The Proxmire Prescription

   The habit of walking every day is a cultivated one and I come by it naturally. My first steps were in front of my mother and father and brother, then gradually that circle widened to include relatives, friends and neighbors.  

  It was a half-mile, six block walk to the Wyomissing grade school on Wyomissing boulevard. It was another half-mile home for lunch. Back for the afternoon and home after school made it two miles a day. The corners of my mind have in the vault a movie of my mother, instructing me to look both ways before crossing the street and what to do if a stranger approached me. I was blessed to live in a safe and serene community that afforded a walk that let me take in nature and pleasant scenery along the way and go with my friends.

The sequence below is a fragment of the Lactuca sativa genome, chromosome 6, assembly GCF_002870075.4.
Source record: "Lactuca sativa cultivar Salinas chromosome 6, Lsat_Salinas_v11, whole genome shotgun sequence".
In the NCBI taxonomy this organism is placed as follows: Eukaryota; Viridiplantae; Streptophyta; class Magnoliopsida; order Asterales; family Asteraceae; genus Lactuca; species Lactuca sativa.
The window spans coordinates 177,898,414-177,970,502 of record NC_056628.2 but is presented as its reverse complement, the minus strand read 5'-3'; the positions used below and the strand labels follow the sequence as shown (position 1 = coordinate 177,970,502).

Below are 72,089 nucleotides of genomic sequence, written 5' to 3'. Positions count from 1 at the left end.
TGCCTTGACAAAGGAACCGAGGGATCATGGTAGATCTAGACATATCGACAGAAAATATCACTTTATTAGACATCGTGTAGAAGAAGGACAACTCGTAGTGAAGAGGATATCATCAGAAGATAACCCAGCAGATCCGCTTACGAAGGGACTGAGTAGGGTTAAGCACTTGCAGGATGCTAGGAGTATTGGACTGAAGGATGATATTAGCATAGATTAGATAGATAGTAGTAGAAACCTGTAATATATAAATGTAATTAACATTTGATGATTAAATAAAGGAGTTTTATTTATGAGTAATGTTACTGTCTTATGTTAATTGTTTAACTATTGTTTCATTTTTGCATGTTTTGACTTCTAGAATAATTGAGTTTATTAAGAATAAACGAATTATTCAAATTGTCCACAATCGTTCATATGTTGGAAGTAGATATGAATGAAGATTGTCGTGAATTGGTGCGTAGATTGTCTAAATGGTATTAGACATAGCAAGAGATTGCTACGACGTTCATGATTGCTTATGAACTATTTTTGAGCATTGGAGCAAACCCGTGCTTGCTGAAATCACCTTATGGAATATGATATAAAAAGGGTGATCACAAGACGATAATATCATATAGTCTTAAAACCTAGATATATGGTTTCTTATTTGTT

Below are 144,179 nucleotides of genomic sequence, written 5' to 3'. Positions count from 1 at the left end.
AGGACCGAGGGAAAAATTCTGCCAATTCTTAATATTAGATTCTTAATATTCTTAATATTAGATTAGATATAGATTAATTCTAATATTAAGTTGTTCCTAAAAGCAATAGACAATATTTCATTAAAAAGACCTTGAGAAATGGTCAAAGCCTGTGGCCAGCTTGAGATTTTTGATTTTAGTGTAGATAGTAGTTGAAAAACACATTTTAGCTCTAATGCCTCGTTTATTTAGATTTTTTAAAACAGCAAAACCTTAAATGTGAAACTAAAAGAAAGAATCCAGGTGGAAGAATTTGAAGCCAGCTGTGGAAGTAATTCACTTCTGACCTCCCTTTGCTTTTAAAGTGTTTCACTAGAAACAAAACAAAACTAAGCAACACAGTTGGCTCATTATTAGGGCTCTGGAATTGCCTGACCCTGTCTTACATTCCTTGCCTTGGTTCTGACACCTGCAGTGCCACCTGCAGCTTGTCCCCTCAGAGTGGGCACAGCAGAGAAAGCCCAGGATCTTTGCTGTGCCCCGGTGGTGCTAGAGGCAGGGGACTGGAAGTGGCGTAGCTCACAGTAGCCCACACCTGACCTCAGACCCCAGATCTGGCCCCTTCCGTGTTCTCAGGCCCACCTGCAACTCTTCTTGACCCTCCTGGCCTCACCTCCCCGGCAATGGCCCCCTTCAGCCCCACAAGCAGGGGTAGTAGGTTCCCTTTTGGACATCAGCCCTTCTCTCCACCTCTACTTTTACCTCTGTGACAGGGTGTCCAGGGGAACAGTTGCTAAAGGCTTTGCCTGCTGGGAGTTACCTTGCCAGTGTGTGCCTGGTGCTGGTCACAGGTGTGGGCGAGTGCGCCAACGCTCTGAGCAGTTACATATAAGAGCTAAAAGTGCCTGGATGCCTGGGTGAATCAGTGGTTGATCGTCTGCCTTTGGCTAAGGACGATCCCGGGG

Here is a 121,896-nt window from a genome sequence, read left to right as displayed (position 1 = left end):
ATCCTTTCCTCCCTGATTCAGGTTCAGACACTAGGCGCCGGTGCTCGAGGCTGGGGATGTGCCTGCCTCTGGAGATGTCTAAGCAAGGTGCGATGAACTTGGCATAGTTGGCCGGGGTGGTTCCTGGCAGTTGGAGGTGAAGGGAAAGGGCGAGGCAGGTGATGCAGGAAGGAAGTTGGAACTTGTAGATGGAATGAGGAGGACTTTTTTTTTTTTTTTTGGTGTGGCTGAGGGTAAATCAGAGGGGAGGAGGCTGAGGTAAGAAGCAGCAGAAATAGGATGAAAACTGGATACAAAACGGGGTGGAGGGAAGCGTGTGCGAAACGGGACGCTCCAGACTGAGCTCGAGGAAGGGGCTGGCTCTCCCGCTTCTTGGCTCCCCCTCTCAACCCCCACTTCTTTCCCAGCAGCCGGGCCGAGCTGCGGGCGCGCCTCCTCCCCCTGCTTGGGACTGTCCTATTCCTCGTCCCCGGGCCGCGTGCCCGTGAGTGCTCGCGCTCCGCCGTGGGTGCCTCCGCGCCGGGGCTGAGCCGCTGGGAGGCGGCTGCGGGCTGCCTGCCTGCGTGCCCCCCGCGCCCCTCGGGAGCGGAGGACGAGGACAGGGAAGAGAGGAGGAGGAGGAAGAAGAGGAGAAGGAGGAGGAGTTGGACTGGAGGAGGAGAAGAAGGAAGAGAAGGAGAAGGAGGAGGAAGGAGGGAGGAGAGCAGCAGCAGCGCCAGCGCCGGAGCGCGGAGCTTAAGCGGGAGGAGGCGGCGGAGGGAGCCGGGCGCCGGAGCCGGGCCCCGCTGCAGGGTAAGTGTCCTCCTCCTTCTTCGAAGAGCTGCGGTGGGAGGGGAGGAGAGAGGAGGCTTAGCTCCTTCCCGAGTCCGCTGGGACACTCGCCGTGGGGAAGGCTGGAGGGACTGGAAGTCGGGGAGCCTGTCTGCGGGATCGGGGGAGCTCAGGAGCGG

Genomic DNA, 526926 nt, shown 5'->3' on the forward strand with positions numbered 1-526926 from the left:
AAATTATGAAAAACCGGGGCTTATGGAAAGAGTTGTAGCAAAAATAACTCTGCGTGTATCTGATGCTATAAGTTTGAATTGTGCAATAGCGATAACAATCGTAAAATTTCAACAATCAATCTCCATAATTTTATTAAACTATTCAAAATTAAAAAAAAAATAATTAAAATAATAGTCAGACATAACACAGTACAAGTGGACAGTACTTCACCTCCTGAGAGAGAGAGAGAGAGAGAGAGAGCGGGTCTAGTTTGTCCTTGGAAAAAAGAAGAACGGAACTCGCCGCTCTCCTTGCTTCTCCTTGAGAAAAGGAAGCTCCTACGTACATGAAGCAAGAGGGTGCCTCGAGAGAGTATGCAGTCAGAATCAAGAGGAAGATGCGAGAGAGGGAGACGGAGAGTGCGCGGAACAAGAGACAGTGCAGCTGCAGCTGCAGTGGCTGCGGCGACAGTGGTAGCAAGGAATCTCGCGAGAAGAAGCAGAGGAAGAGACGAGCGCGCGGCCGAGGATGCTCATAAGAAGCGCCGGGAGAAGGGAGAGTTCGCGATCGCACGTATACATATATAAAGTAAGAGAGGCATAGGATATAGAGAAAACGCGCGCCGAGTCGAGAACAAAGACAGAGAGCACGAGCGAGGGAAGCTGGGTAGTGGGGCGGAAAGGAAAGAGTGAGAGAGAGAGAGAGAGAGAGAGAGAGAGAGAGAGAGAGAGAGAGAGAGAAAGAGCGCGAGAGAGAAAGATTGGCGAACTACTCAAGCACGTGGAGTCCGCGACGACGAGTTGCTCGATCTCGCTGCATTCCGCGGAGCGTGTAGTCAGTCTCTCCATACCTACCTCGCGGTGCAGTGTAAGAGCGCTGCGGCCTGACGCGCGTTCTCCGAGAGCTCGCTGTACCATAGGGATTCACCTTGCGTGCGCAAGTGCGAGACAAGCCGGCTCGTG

When I was in high school, we had moved. It was to the bus stop I walked – again about a half mile on a country road to the bus stop at Heidelberg and Sheidy road, where the orange-yellow Bluebird would fetch us. Our driver had radio on board. Our driver drove fast to stay on schedule. Looking back on it, I wonder that we never had a wreck on those winding back roads with scarcely any shoulder.

   Later in adolescence, it was not peers or family who had the most impact on how I formed my life. I was often seeking to emulate adults with experience in the world and in worlds other than my own. The one with the Golden Recipe for life was a statesman, Senator William Proxmire, who wrote or was quoted to the effect: Walk every Day. Walk in the cold, walk in the rain, walk through a storm. It is the daily discipline that matters. Walk even if you don’t feel like it. Walk every day.


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